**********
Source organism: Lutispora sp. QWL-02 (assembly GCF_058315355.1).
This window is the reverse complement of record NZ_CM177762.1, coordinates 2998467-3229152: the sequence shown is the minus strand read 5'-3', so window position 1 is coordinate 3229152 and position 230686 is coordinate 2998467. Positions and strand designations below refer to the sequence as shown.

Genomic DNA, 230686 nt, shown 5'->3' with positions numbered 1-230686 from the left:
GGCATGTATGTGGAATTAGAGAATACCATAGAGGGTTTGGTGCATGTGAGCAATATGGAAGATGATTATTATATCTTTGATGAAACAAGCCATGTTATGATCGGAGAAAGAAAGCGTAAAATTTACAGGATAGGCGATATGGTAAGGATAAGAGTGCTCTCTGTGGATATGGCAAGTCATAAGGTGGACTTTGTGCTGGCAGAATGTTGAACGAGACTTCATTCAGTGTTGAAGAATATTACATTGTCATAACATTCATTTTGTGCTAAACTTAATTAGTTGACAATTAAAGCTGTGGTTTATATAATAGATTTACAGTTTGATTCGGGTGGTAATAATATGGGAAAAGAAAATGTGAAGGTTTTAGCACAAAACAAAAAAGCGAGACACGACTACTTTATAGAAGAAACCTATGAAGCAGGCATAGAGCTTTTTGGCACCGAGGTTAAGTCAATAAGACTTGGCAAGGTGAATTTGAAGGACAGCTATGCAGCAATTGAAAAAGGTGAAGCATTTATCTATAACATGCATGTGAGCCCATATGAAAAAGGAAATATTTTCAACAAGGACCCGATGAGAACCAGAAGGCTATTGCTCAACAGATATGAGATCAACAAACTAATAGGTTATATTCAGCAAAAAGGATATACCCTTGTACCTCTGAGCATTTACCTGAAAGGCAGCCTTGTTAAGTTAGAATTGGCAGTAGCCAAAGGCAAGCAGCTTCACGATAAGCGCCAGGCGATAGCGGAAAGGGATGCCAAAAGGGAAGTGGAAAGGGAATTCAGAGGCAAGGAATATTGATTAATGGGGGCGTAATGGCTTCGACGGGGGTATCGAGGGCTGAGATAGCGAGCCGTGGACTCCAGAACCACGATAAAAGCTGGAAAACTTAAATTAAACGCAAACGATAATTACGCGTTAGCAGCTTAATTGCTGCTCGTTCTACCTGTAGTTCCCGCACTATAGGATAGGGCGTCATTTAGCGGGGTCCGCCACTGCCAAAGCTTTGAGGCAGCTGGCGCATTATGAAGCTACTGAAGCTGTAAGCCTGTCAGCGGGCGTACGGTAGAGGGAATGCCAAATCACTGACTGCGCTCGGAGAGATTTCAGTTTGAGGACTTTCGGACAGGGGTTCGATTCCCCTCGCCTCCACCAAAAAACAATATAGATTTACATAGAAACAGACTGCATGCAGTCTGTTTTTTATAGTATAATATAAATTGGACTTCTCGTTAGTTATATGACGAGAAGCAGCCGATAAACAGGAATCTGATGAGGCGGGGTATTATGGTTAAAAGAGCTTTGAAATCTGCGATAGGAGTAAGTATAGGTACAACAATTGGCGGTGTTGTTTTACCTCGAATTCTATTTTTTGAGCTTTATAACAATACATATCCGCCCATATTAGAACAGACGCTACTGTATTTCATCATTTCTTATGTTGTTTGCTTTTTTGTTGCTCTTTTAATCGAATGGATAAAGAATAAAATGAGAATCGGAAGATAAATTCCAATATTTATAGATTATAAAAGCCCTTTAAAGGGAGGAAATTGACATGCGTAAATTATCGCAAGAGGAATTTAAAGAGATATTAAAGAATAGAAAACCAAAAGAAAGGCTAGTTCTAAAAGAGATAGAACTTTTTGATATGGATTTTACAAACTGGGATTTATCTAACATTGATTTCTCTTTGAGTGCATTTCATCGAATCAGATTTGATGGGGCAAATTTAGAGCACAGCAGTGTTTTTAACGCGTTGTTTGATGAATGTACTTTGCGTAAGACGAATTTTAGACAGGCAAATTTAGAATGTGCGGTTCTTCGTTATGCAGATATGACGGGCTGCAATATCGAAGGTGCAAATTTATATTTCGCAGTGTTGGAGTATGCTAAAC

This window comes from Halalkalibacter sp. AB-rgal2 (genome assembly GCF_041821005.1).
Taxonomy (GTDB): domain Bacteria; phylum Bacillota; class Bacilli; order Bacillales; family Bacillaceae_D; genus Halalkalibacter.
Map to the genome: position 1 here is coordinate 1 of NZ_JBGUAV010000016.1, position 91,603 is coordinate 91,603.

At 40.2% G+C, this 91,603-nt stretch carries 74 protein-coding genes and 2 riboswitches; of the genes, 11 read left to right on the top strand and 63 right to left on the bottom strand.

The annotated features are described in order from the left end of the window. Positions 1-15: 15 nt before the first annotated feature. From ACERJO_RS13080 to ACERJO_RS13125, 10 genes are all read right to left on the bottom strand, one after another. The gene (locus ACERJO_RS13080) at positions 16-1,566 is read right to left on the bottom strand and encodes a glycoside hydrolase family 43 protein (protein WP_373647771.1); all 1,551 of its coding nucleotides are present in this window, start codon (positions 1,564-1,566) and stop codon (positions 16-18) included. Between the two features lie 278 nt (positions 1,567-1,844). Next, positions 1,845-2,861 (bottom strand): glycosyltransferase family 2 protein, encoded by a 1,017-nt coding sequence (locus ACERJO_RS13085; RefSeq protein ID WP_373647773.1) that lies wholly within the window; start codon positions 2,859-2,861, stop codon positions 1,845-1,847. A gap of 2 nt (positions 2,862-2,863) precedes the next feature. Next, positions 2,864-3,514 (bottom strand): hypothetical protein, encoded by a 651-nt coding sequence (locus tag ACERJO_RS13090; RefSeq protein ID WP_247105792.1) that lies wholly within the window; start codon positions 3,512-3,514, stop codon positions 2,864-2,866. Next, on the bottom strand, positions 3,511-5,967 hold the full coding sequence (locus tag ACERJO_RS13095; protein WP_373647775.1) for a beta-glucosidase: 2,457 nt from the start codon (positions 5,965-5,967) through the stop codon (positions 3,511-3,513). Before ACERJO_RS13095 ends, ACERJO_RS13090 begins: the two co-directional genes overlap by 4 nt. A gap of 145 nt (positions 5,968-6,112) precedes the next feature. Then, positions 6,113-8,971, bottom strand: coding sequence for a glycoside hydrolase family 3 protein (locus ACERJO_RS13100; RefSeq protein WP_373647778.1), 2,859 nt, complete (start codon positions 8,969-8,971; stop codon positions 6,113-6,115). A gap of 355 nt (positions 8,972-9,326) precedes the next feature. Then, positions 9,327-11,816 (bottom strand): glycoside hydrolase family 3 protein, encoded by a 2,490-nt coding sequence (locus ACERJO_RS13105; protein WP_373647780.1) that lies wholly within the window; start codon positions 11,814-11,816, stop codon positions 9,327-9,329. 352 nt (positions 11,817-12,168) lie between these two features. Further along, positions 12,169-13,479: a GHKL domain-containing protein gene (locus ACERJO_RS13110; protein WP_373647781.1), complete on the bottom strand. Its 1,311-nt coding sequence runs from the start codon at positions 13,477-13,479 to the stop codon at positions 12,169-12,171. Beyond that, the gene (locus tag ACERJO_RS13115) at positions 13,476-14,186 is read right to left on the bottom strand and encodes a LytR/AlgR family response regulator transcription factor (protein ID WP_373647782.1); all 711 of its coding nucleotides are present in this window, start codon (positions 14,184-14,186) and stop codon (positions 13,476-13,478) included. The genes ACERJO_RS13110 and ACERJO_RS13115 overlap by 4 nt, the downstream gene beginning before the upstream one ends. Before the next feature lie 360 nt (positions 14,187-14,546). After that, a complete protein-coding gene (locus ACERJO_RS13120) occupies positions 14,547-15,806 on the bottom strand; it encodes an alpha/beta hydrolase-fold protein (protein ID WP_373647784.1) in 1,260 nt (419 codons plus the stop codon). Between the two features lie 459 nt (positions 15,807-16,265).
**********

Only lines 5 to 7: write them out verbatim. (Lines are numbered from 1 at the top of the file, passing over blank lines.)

This window comes from Halalkalibacter sp. AB-rgal2 (genome assembly GCF_041821005.1).
Taxonomy (GTDB): domain Bacteria; phylum Bacillota; class Bacilli; order Bacillales; family Bacillaceae_D; genus Halalkalibacter.
Map to the genome: position 1 here is coordinate 1 of NZ_JBGUAV010000016.1, position 91,603 is coordinate 91,603.